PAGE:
For a number of years, pro-choice activists had coalesced around a campaign for repeal of the Eighth Amendment. However, it was not entirely clear what repeal of the Eighth Amendment would achieve. In the immediate term, it would simply leave in place the Protection of Life in Pregnancy Act 2013. The real question was what freedom the Oireachtas would acquire to amend that Act. Most likely, repeal would leave the Oireachtas free to legislate in relation to services for the termination of pregnancy. However, it was also arguable that it would cause a return to the pre-1983 position in which an implicit right to life of the unborn was protected. It was also argued that repeal would eliminate all protection of that right but instead allow the emergence of a constitutional right of women to choose a termination of pregnancy, constraining the competence of the Oireachtas from the opposite direction. The citizens were presented with this analysis on the fourth weekend.

On the fifth weekend, the Assembly considered and approved, subject to a number of changes, a sequenced ballot paper. They first, by a majority of 79 to 12, decided that Article 40.3.3° should not be retained in full. They then, by a majority of 50 to 39, recommended that Article 40.3.3° should be replaced rather than repealed. However, in the third ballot they decided, by a majority of 51 to 38, that Article 40.3.3° should be replaced with a constitutional provision that explicitly authorised the Oireachtas to legislate to address termination of pregnancy, any rights of the unborn, and any rights of the woman. This was a clear decision that the Oireachtas should have competence to legislate in relation to abortion services, as well as other issues possibly affected by the right to life of the unborn (such as the provision of medical services to pregnant women). In the final ballot, the Assembly made a series of recommendations for legislation that would significantly liberalise the circumstances in which abortion services would be lawfully available in Ireland.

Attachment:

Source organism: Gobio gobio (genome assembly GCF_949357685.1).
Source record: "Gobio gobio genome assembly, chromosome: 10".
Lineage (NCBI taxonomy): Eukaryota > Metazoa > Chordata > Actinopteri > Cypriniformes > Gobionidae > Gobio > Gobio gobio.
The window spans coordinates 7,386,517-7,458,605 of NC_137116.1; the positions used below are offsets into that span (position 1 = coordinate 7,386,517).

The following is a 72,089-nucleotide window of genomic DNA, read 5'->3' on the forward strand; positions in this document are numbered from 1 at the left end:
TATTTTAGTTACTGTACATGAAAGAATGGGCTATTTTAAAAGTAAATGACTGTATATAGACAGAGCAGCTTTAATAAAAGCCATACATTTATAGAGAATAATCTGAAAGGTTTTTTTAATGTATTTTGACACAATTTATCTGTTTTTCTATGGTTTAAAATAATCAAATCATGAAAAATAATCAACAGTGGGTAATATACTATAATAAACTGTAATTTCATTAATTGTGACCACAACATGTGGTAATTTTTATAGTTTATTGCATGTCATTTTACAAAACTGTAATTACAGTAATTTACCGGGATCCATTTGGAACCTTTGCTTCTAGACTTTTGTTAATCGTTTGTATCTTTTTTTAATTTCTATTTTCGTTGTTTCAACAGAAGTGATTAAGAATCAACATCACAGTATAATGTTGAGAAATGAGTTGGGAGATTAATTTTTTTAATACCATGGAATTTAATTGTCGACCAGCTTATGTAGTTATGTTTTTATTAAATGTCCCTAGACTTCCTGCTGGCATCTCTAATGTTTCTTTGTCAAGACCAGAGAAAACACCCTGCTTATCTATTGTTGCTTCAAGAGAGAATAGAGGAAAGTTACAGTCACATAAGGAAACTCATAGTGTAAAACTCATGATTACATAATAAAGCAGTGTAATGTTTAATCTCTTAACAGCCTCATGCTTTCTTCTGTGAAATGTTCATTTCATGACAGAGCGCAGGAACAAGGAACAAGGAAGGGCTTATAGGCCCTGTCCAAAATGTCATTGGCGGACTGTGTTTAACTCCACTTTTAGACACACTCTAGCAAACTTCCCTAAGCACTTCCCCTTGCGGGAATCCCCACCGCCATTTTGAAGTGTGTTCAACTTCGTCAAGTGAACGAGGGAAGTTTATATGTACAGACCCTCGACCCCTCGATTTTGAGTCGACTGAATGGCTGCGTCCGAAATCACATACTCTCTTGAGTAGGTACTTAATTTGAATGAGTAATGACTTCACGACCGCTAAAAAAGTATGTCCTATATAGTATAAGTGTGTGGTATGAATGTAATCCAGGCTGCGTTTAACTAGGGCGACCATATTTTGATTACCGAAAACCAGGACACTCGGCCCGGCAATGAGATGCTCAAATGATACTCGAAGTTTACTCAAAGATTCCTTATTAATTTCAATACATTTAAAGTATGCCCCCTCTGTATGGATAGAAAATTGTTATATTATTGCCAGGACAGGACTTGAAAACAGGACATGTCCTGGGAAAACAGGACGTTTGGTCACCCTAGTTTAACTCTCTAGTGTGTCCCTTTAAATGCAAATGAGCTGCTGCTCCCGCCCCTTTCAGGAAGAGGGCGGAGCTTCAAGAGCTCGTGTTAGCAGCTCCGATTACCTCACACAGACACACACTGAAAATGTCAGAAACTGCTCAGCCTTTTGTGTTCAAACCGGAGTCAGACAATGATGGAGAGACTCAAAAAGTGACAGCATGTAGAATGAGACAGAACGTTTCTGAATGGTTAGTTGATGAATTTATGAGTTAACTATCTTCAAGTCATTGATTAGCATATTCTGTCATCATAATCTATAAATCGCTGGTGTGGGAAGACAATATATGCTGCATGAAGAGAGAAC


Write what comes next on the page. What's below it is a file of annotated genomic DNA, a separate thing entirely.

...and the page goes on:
The Assembly’s recommendations were subsequently considered by a Joint Oireachtas Committee, which recommended that Article 40.3.3° be simply repealed and that, subsequent to repeal (if passed), the Oireachtas should legislate to liberalise abortion law in a manner similar to (but with some important differences) from that proposed by the Assembly. The Attorney General subsequently advised the Government, however, that it would be appropriate to clarify the competence of the Oireachtas to legislate in this domain. In May 2018, the people passed (by a margin of 66% to 34%) a replacement for Article 40.3.3° in the following terms:

Provision may be made by law for the regulation of termination of pregnancy.